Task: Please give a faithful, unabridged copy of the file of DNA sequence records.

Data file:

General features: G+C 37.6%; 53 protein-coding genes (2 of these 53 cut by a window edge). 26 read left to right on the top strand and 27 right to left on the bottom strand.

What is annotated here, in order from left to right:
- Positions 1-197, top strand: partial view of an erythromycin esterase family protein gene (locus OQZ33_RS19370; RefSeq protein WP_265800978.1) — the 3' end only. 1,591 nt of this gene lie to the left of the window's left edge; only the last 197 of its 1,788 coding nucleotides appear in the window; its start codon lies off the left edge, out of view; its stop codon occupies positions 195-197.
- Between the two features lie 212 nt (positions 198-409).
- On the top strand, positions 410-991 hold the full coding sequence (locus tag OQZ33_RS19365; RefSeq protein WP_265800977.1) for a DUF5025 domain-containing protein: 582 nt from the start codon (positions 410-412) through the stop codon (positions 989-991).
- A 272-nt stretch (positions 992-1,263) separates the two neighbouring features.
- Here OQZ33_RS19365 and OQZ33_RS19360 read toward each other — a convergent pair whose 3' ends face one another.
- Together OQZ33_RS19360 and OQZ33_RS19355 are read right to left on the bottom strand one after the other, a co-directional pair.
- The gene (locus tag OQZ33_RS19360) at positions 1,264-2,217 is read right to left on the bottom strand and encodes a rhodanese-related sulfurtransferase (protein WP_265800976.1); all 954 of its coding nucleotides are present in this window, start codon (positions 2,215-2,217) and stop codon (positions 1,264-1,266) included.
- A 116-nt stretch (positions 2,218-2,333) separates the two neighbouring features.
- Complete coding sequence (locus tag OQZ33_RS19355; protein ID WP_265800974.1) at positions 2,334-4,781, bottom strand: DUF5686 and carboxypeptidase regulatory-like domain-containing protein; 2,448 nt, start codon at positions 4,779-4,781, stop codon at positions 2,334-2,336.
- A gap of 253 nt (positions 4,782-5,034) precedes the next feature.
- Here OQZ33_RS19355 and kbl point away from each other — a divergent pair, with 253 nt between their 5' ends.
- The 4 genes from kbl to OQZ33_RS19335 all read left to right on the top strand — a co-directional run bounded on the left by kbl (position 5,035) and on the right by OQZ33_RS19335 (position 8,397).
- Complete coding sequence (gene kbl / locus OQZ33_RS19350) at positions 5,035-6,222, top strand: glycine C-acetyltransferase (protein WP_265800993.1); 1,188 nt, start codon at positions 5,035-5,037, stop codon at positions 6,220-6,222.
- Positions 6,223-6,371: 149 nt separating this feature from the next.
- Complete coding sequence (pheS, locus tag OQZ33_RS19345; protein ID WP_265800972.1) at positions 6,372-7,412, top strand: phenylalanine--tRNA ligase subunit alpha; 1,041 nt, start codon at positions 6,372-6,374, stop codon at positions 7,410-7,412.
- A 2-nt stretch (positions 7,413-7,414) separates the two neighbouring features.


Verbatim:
General features: G+C 37.6%; 53 protein-coding genes (2 of these 53 cut by a window edge). 26 read left to right on the top strand and 27 right to left on the bottom strand.

What is annotated here, in order from left to right:
- Positions 1-197, top strand: partial view of an erythromycin esterase family protein gene (locus OQZ33_RS19370; RefSeq protein WP_265800978.1) — the 3' end only. 1,591 nt of this gene lie to the left of the window's left edge; only the last 197 of its 1,788 coding nucleotides appear in the window; its start codon lies off the left edge, out of view; its stop codon occupies positions 195-197.
- Between the two features lie 212 nt (positions 198-409).
- On the top strand, positions 410-991 hold the full coding sequence (locus tag OQZ33_RS19365; RefSeq protein WP_265800977.1) for a DUF5025 domain-containing protein: 582 nt from the start codon (positions 410-412) through the stop codon (positions 989-991).
- A 272-nt stretch (positions 992-1,263) separates the two neighbouring features.
- Here OQZ33_RS19365 and OQZ33_RS19360 read toward each other — a convergent pair whose 3' ends face one another.
- Together OQZ33_RS19360 and OQZ33_RS19355 are read right to left on the bottom strand one after the other, a co-directional pair.
- The gene (locus tag OQZ33_RS19360) at positions 1,264-2,217 is read right to left on the bottom strand and encodes a rhodanese-related sulfurtransferase (protein WP_265800976.1); all 954 of its coding nucleotides are present in this window, start codon (positions 2,215-2,217) and stop codon (positions 1,264-1,266) included.
- A 116-nt stretch (positions 2,218-2,333) separates the two neighbouring features.
- Complete coding sequence (locus tag OQZ33_RS19355; protein ID WP_265800974.1) at positions 2,334-4,781, bottom strand: DUF5686 and carboxypeptidase regulatory-like domain-containing protein; 2,448 nt, start codon at positions 4,779-4,781, stop codon at positions 2,334-2,336.
- A gap of 253 nt (positions 4,782-5,034) precedes the next feature.
- Here OQZ33_RS19355 and kbl point away from each other — a divergent pair, with 253 nt between their 5' ends.
- The 4 genes from kbl to OQZ33_RS19335 all read left to right on the top strand — a co-directional run bounded on the left by kbl (position 5,035) and on the right by OQZ33_RS19335 (position 8,397).
- Complete coding sequence (gene kbl / locus OQZ33_RS19350) at positions 5,035-6,222, top strand: glycine C-acetyltransferase (protein WP_265800993.1); 1,188 nt, start codon at positions 5,035-5,037, stop codon at positions 6,220-6,222.
- Positions 6,223-6,371: 149 nt separating this feature from the next.
- Complete coding sequence (pheS, locus tag OQZ33_RS19345; protein ID WP_265800972.1) at positions 6,372-7,412, top strand: phenylalanine--tRNA ligase subunit alpha; 1,041 nt, start codon at positions 6,372-6,374, stop codon at positions 7,410-7,412.
- A 2-nt stretch (positions 7,413-7,414) separates the two neighbouring features.